The functions of solos can thus far be sub-divided in four categories; as detecting endogenous or exogenous signals, of either the classical AHL type, or of a novel type. The AHL-responsive solos can firstly detect exogenous AHLs, i.e., AHLs synthesized by other organisms, and this category is typified by the LuxR solo, SdiA (Sperandio, 2010; Soares and Ahmer, 2011; Swearingen et al., 2013; Sabag-Daigle et al., 2015). Orthologs of sdiA are present in Escherichia, Salmonella, Enterobacter, Citrobacter, Cronobacter, Klebsiella, Pantoea, and Erwinia (Sabag-Daigle and Ahmer, 2012). The Pantoea and Erwinia orthologs are part of luxR-luxI pairs and represent the ancestral state, and the luxI homolog was lost in the remaining genera, giving rise to the sdiA solos (Sabag-Daigle and Ahmer, 2012). In this issue, an sdiA-regulon study is presented showing a number of genes regulated by SdiA in Enterobacter cloacae (Sabag-Daigle et al., 2015). Interestingly some target genes were regulated in the complete absence of AHLs and thus AHLs may not be a “folding-switch” for SdiA, in which SdiA only folds correctly in the presence of AHL (Yao et al., 2006; Nguyen et al., 2015), AHL may alter the DNA binding specificity of SdiA so that there are AHL-dependent and AHL-independent promoters. LuxR solos can also be used to detect endogenous AHLs, i.e., AHLs that are made by the species detecting them. This “third wheel” type of LuxR solo is typified by QscR of Pseudomonas aeruginosa which harbors two complete AHL QS circuits, namely LasI/R and RhlI/R (Chugani and Greenberg, 2014; Martínez et al., 2015). In this issue, a review regarding the function of QscR is presented (Chugani and Greenberg, 2014; Martínez et al., 2015). QscR is involved in virulence and it responds to LasI generated AHLs, however it has a more relaxed specificity and is more promiscuous than LasR and its regulon overlaps with the one of LasR. The article particularly focuses on its biochemistry since QscR has become a model for understanding QS LuxR homologs.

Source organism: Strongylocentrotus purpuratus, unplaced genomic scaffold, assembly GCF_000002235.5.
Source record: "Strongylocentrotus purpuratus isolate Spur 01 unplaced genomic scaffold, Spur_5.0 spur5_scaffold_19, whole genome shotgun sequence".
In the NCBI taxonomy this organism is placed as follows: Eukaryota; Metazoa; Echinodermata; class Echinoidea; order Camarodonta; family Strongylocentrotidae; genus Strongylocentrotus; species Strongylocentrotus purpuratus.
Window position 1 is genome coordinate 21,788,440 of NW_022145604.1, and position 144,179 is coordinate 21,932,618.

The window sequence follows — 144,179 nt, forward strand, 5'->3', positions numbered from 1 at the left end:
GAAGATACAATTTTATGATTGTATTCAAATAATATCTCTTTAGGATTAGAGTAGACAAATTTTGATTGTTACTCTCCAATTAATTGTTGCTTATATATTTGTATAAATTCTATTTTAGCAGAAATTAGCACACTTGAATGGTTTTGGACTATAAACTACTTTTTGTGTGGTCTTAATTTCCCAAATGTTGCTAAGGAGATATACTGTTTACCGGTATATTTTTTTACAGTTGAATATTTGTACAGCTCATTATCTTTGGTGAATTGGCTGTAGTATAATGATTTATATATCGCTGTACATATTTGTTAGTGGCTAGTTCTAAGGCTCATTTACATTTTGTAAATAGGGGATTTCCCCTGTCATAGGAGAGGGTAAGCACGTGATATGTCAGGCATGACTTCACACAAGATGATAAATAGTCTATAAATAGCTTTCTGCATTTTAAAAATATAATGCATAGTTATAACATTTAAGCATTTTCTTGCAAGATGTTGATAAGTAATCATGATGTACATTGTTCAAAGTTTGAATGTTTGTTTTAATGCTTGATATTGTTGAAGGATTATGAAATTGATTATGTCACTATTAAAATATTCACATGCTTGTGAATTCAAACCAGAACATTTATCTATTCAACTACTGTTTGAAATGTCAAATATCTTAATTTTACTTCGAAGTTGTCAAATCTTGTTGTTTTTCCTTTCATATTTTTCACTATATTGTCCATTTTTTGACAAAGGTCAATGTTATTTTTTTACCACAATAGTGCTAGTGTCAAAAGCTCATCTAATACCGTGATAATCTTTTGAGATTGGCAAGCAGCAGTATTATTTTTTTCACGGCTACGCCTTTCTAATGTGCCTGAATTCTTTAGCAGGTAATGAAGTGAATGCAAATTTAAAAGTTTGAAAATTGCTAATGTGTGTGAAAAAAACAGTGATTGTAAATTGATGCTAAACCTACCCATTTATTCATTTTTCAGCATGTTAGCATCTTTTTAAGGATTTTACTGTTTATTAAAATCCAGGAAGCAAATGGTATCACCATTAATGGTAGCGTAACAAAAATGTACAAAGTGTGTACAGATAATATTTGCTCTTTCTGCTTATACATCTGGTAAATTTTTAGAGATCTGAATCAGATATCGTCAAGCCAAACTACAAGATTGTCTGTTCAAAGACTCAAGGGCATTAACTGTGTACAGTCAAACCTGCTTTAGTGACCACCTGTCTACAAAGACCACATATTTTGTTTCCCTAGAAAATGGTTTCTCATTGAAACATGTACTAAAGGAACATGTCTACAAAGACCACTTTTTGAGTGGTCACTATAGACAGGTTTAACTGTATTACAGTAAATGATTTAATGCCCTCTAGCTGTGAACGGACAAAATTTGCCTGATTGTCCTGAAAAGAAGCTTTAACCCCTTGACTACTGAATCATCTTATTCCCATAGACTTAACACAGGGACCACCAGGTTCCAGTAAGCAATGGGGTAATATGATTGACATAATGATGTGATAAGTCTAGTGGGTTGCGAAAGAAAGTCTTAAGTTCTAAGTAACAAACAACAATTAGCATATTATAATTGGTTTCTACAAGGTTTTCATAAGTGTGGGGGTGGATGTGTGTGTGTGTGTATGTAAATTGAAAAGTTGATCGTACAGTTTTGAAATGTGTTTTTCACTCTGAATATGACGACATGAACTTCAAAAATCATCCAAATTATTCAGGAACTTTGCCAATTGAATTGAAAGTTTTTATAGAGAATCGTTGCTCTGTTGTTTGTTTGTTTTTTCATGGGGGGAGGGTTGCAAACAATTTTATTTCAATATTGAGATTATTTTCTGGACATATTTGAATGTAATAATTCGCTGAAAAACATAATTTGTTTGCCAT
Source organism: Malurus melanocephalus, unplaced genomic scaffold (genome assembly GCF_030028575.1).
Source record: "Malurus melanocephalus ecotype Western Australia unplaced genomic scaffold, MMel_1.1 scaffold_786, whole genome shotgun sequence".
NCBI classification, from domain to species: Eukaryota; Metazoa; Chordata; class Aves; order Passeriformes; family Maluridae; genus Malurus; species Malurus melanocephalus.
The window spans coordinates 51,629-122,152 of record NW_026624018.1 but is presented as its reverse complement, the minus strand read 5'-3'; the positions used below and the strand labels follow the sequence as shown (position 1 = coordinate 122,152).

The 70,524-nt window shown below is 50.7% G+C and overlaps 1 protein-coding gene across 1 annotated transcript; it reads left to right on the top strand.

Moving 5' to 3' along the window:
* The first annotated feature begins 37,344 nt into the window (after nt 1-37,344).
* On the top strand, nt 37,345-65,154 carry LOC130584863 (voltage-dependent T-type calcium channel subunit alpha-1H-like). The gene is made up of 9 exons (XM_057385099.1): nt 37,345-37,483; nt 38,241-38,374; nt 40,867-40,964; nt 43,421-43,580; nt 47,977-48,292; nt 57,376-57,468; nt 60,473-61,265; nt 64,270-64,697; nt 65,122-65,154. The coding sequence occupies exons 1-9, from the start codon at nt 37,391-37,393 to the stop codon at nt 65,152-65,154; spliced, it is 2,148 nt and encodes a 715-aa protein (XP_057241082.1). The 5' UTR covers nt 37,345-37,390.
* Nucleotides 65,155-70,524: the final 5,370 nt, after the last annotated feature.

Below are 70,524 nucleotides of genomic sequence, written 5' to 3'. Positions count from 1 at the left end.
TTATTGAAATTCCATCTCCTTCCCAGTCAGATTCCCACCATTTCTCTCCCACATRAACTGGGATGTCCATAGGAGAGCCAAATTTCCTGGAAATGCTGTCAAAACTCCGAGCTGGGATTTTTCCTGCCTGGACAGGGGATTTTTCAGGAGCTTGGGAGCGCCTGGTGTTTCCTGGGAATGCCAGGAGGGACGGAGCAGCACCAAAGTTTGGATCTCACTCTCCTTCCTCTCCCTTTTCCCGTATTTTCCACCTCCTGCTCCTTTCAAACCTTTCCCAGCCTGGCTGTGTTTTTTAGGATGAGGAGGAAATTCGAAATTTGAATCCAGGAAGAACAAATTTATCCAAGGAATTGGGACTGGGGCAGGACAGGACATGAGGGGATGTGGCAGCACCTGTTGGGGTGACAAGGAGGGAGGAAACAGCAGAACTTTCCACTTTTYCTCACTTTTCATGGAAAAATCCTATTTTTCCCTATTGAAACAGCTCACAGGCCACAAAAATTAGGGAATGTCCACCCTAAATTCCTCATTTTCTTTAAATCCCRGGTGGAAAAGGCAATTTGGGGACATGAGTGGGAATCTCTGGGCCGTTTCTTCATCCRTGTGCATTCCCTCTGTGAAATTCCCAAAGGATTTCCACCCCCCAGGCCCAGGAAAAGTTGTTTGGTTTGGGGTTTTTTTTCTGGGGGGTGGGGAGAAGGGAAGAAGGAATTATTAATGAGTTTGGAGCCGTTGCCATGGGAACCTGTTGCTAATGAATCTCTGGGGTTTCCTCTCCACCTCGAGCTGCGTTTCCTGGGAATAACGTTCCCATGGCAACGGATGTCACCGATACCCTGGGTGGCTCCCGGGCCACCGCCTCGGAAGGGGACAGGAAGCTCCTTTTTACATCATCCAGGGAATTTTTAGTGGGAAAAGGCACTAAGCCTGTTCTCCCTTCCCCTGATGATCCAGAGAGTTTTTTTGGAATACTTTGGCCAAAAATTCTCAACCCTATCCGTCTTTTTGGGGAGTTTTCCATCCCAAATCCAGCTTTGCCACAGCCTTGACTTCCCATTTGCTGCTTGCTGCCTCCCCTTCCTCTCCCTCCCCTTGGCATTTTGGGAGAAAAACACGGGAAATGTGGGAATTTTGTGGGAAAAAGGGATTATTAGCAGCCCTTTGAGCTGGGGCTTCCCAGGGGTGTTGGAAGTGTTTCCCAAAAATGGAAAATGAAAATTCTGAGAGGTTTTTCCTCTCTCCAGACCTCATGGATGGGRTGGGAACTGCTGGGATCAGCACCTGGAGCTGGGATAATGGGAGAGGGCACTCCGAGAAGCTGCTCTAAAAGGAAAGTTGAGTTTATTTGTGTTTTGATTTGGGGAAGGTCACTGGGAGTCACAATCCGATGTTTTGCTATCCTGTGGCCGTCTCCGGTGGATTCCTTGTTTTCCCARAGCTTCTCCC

LuxR solos can also respond to ligands which are not AHLs of either endogenous or exogenous sources. A large sub-family of LuxR solos has been found that specifically recognizes molecules from plants (González and Venturi, 2012; da Silva et al., 2015; Xu et al., 2015). These solos are only found in both pathogenic and beneficial plant-associated bacteria (PAB) and show changes in one or two highly conserved amino acids of the autoinducer binding domain (González and Venturi, 2012). Another member of this subfamily of PAB LuxR solos is reported in this Frontiers topic (Xu et al., 2015) as well as studies of protein domain switching between these solos and classic AHL responsive motifs (da Silva et al., 2015). A major step forward will be to identify the class of plant molecules that these solos respond to. Some solos respond to an endogenous, non-AHL, ligand. The LuxR-type receptor PluR of Photorhabdus luminescens responds to α-pyrones, while the related organism Photorhabdus asymbiotica responds to dialkylresorcinols using the LuxR homolog PauR (Brachmann et al., 2013; Brameyer et al., 2014, 2015; Brameyer and Heermann, 2015; Chen et al., 2015). The synthases for these molecules were determined to be PpyS and DarABC, respectively. In this instance, the LuxR solos turned out not to be solo at all. Instead, these LuxR homologs are paired with previously unrecognized types of synthases. In this topic, a survey of these LuxRs in Photorhabdus species is reported (Brameyer et al., 2014).